The anti-vaccine movement, which swelled with discredited theories that blamed vaccines for autism and other ills, has morphed and grown into a libertarian political rebellion that is drawing in state Republican officials who distrust government medical mandates. Anti-vaccine sentiments are as old as vaccines themselves — and it’s been nearly 300 years since smallpox immunization began in what is now the United States. Liberal enclaves from Boulder, Colo., to Marin County, Calif., have long been pockets of vaccine skepticism. But the current measles epidemic, with more than 880 cases reported across 25 states of a disease declared eradicated in the U.S. 19 years ago, shows it gaining power within the GOP mainstream.Story Continued Below What’s new about the current anti-vaccine movement is the argument that government has no right to force parents to vaccinate their kids before they enter school. While Trump administration health officials and most Republicans in … [Read more...] about How the anti-vaccine movement crept into the GOP mainstream
Chickenpox vaccine how much
The number of Minnesota schools with low kindergarten vaccination rates for measles and chickenpox has grown sharply in the last five years, prompting concern among state health officials that they are vulnerable to outbreaks of the highly contagious diseases. One-third of Minnesota schools had kindergarten vaccination rates below the level required for "herd immunity," according to a Star Tribune analysis of 1,110 elementary schools. Several of those schools have had chickenpox outbreaks since 2017, including one that had two separate outbreaks, according to the Minnesota Department of Health. Unvaccinated children also helped drive a measles outbreak in 2017 that sickened 75 and sent 21 to the hospital. Nationwide, there has been a resurgence of measles in low-vaccination pockets across the country, with nearly 400 cases last year, according to the U.S. Centers for Disease Control and Prevention. "We are concerned about these kids," said Dr. Sheldon Berkowitz, president-elect … [Read more...] about With fewer kids vaccinated, more Minnesota schools are vulnerable to measles and chickenpox
Dr. Edith Bracho-Sanchez is a practicing pediatrician and a Stanford and CNN Global Health and Media Fellow. (CNN)Kentucky Gov. Matt Bevin recently said he chose to expose all nine of his children to the chickenpox instead of giving them the vaccine. "They had it as children. They were miserable for a few days, and they all turned out fine," Bevin said in an interview with WKCT, a Bowling Green, Kentucky, radio station. So-called chickenpox parties, in which parents expose their kids to the disease based on the belief that it will be more serious if contracted as an adult, are not a new concept. Before vaccines became available, the parties used to be very popular for diseases such as chickenpox or measles. Although these parties are far less common now, parents will still occasionally advertise having a child with chickenpox at home, inviting other parents with small children to come "get it over it and develop lifelong immunity." Are chickenpox parties a good idea? Read … [Read more...] about Chickenpox parties and natural immunity: Your questions answered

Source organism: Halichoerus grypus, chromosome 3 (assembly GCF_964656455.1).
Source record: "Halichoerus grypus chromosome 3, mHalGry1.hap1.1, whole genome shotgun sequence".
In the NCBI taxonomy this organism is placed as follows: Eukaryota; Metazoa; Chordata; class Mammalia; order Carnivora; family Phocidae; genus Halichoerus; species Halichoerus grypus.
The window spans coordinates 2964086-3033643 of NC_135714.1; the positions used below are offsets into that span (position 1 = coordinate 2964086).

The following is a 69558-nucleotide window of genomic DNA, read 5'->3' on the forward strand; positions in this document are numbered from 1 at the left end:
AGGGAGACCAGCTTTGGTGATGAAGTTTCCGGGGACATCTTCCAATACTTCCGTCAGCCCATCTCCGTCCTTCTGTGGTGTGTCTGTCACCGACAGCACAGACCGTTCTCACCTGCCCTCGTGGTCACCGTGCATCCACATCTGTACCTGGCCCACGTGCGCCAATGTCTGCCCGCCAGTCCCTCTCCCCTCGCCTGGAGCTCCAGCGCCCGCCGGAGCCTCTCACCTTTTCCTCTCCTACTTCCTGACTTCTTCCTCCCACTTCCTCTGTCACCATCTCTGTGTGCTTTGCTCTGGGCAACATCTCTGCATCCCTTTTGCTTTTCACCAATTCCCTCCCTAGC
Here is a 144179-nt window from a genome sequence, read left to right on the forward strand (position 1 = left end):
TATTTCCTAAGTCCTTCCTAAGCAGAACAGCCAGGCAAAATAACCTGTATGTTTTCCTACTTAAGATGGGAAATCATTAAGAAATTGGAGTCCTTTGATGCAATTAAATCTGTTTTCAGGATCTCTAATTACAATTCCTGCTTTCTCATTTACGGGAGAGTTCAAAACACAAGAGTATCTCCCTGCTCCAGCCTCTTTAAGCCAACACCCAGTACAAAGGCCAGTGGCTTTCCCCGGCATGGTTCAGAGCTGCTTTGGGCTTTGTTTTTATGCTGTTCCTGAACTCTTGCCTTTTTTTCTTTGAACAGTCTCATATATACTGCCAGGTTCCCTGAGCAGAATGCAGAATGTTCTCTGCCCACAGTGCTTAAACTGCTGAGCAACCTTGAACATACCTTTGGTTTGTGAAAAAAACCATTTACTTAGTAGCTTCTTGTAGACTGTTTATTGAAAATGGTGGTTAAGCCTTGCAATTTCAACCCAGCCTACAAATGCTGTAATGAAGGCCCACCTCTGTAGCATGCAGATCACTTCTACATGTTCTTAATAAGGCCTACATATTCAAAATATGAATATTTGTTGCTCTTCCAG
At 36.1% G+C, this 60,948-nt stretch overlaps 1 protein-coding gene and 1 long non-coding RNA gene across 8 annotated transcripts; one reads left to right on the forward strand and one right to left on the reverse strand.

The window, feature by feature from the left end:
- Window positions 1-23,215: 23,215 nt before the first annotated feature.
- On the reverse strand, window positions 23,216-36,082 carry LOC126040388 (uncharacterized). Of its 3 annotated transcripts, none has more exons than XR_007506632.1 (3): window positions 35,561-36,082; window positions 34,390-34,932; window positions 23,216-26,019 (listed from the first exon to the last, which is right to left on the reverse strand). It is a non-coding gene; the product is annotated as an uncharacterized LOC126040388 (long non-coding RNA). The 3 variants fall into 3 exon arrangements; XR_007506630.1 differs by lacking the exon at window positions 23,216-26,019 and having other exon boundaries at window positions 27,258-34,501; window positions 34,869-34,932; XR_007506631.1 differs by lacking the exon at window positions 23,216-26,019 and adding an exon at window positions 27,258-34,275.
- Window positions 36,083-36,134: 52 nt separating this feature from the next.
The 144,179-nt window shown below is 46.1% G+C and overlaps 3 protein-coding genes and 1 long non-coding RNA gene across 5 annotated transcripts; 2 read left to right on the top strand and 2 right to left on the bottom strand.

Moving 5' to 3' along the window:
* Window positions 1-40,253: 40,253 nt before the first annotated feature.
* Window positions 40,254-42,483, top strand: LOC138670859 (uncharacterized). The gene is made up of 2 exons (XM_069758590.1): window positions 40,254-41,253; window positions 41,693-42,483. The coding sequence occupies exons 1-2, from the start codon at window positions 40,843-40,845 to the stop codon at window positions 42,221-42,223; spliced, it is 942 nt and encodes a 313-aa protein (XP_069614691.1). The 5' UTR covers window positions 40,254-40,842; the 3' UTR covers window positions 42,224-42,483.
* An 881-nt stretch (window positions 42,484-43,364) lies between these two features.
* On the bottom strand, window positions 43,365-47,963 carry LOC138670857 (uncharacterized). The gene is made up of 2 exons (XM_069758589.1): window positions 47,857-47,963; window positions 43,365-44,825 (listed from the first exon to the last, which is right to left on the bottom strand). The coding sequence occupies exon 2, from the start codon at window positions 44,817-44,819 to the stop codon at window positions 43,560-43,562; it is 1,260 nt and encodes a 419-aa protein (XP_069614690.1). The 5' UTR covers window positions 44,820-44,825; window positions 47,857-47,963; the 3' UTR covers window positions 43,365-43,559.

Kristen Jordan Shamus Detroit Free Press Published 6:01 AM EDT Mar 18, 2019 Julie Powondra of Taylor didn't have to wait. She was able to get the popular new shingles vaccine, Shingrix, at her Rite Aid pharmacy in Taylor without having to go on a waiting list. "I am a Type-2 diabetic, so it’s good for me to do the preventive stuff," said Powondra, who is 55. "I didn’t have to wait at all. I might have had to wait a couple weeks for the second shot, but not long when I called them and asked, 'can I get the second shot.' " But many Americans who want to get the Shingrix vaccine are finding months-long waiting lists at their doctor's offices and pharmacies because the supply of the vaccine hasn't been able to keep up with demand. The newer, two-dose shingles vaccine was approved by the U.S. Food and Drug Administration in November 2017 and promises to be 90 percent effective in preventing shingles, the painful rash and blisters that … [Read more...] about Shingrix, the new shingles vaccine: What you need to know
There are many myths that undergird antivaccine beliefs, such as the myth that vaccines cause autism, autoimmune diseases, diabetes, sudden infant death syndrome, and basically anything antivaccinationists like to blame on them. Basically, if you believe antivaccinationists, there’s nothing bad thta vaccines can’t do to children. The flip side of this myth is perhaps the central myth of the antivaccine movement, which is that unvaccinated children are somehow so much healthier than vaccinated children and that fewer vaccines equates to better health. This one pops up time after time after time after time. It is also the central motivating belief behind frequent calls by antivaccine activists for a “vaccinated versus unvaccinated” study. These calls began with proposals for—I kid you not—a randomized, double-blind placebo-controlled clinical trial of vaccinated versus unvaccinated children. When it was pointed out that such a trial would be completely … [Read more...] about Are unvaccinated children more healthy than vaccinated children?